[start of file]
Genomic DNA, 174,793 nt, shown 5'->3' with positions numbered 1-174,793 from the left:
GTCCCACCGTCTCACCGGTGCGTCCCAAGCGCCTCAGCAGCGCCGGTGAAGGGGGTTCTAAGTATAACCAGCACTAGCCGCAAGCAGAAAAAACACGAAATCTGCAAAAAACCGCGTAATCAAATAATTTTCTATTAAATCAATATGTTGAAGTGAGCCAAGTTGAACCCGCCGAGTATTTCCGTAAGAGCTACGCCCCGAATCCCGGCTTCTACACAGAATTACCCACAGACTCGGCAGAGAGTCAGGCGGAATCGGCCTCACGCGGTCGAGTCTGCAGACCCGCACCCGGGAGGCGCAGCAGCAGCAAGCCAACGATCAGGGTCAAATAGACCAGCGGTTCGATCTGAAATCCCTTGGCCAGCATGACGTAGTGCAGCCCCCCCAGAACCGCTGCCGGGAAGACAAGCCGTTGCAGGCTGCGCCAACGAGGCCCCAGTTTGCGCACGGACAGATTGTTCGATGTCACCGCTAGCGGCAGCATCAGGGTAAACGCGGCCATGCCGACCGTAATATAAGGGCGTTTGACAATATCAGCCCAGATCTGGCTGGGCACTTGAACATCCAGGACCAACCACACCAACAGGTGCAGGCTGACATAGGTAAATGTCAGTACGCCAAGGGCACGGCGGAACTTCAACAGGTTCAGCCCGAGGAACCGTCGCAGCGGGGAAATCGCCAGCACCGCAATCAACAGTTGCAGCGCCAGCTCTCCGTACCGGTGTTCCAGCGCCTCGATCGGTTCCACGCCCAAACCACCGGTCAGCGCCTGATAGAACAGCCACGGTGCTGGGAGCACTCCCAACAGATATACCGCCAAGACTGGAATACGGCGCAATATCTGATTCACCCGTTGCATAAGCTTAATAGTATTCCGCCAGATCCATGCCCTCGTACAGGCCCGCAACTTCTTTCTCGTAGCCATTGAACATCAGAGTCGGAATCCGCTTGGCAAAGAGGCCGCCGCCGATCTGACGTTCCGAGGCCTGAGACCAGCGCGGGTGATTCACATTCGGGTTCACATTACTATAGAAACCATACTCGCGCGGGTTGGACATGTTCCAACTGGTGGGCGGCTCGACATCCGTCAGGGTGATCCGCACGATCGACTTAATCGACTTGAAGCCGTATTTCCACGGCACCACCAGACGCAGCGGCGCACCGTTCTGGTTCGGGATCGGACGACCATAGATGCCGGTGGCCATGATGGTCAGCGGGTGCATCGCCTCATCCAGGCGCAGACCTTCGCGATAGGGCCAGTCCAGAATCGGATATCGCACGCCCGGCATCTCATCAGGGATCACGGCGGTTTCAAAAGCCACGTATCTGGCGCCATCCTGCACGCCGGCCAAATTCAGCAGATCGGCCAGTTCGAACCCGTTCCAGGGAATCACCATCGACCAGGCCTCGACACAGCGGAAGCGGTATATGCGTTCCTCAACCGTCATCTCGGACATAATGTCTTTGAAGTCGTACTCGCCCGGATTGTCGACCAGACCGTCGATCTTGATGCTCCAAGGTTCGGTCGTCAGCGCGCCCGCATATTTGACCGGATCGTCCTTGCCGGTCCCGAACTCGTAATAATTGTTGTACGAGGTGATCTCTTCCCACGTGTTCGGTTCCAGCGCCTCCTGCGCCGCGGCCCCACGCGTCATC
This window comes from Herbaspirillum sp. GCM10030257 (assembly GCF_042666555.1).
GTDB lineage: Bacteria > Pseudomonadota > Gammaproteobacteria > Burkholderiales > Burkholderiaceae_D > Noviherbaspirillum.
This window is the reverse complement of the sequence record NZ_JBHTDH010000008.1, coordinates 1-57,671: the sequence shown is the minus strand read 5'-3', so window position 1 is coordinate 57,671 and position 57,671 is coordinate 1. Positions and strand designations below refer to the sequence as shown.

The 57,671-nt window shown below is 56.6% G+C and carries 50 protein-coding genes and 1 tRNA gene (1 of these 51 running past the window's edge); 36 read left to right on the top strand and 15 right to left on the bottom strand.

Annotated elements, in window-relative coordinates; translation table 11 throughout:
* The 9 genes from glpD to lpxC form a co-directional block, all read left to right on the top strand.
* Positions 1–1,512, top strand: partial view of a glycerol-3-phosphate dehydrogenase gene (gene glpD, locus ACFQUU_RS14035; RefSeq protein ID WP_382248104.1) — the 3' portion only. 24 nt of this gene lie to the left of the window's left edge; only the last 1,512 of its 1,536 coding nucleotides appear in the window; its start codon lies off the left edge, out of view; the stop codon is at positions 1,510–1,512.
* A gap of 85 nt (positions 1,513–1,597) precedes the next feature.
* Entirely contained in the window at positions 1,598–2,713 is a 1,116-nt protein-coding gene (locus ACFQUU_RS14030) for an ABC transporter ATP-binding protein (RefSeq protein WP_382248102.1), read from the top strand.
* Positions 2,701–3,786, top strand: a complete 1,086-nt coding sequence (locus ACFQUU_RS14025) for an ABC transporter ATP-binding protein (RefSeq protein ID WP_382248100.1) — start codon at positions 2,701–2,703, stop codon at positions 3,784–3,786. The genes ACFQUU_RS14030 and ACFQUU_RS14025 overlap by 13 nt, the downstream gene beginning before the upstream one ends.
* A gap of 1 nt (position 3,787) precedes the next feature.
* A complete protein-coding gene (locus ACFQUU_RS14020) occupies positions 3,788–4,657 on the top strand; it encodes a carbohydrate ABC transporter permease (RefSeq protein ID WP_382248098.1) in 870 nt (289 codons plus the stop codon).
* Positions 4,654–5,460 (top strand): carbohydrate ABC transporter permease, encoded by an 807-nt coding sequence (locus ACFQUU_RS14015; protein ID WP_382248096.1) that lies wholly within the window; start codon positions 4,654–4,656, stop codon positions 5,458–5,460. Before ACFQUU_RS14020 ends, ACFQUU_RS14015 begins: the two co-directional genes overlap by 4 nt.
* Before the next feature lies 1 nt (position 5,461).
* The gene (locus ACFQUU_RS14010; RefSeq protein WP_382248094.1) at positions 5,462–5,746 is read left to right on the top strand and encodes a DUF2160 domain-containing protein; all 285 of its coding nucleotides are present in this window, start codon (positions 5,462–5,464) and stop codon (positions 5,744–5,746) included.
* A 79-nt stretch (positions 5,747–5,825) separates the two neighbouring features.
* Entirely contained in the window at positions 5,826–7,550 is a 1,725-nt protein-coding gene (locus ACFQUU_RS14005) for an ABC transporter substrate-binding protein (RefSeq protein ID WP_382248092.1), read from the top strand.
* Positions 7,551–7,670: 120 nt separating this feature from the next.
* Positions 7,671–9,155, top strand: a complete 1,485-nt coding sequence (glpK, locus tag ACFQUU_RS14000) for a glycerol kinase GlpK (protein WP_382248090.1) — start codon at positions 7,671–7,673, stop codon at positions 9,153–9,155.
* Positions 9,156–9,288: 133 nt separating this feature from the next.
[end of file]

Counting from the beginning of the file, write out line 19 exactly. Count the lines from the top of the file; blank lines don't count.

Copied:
* Entirely contained in the window at positions 5,826–7,550 is a 1,725-nt protein-coding gene (locus ACFQUU_RS14005) for an ABC transporter substrate-binding protein (RefSeq protein ID WP_382248092.1), read from the top strand.